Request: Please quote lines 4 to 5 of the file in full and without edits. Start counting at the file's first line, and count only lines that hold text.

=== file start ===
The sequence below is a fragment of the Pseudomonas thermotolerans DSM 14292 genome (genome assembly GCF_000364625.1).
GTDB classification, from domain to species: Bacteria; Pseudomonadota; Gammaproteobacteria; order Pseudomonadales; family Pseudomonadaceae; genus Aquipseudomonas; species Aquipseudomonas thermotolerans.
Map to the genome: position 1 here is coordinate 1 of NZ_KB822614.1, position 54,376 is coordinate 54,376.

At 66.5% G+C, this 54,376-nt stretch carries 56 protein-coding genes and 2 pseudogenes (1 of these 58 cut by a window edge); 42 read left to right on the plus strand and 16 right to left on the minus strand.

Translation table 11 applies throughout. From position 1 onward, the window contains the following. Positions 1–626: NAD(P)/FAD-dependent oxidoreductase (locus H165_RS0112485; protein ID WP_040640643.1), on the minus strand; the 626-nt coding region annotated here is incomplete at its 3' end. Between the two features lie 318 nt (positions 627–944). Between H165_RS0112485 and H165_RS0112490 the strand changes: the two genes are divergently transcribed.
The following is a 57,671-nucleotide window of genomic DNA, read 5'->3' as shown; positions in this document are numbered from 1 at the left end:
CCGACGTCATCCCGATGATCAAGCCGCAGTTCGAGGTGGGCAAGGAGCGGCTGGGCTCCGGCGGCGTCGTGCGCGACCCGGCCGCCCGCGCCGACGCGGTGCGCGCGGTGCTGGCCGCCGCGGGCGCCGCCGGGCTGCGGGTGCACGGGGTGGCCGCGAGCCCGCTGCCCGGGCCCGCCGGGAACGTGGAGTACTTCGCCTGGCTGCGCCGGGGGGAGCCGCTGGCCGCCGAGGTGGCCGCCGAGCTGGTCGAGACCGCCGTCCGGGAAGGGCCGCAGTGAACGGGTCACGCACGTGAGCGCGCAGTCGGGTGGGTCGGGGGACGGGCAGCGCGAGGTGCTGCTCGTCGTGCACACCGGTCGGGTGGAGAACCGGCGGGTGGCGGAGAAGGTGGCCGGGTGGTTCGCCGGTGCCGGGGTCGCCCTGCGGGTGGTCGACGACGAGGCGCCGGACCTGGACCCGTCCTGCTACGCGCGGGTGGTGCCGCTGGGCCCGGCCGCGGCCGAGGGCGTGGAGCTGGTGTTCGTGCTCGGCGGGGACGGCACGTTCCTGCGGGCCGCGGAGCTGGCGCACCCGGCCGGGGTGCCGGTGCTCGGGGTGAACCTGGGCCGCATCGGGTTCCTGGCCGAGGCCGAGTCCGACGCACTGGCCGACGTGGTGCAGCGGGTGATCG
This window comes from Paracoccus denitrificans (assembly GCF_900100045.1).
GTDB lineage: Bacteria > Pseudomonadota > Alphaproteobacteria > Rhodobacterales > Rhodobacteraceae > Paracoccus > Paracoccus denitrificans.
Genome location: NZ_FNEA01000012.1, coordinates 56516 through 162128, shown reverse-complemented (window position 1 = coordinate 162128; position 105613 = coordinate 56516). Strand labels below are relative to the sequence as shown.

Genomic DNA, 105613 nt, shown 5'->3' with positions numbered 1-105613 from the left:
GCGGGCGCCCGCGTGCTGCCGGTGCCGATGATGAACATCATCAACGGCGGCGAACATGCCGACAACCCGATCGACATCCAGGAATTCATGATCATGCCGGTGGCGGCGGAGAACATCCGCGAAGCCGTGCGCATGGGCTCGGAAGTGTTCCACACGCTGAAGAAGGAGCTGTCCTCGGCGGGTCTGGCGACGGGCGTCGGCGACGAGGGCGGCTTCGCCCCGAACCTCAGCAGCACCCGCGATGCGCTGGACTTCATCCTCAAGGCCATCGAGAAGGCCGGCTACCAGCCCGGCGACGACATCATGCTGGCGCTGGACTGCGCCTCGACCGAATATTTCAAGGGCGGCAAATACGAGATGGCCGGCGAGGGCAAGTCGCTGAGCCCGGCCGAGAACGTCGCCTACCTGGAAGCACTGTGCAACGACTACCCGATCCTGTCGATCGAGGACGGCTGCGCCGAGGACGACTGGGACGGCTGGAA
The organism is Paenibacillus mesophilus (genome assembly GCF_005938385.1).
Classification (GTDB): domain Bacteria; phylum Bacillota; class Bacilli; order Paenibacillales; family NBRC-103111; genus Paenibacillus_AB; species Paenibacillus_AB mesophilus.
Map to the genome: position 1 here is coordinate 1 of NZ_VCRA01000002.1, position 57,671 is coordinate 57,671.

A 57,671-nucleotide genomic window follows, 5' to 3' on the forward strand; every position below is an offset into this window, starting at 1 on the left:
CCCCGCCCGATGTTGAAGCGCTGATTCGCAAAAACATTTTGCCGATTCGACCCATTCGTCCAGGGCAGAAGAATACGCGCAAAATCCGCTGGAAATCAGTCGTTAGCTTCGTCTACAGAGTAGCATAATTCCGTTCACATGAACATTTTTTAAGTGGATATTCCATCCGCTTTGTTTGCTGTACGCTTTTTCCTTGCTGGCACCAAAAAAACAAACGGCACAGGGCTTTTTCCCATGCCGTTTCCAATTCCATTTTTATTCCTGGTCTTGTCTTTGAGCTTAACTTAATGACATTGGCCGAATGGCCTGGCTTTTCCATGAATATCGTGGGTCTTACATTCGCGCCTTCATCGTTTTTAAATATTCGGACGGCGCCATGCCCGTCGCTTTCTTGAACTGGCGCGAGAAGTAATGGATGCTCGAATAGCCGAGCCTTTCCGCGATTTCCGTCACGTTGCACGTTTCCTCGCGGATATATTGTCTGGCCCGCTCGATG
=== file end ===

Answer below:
At 66.5% G+C, this 54,376-nt stretch carries 56 protein-coding genes and 2 pseudogenes (1 of these 58 cut by a window edge); 42 read left to right on the plus strand and 16 right to left on the minus strand.

Translation table 11 applies throughout. From position 1 onward, the window contains the following. Positions 1–626: NAD(P)/FAD-dependent oxidoreductase (locus H165_RS0112485; protein ID WP_040640643.1), on the minus strand; the 626-nt coding region annotated here is incomplete at its 3' end. Between the two features lie 318 nt (positions 627–944). Between H165_RS0112485 and H165_RS0112490 the strand changes: the two genes are divergently transcribed.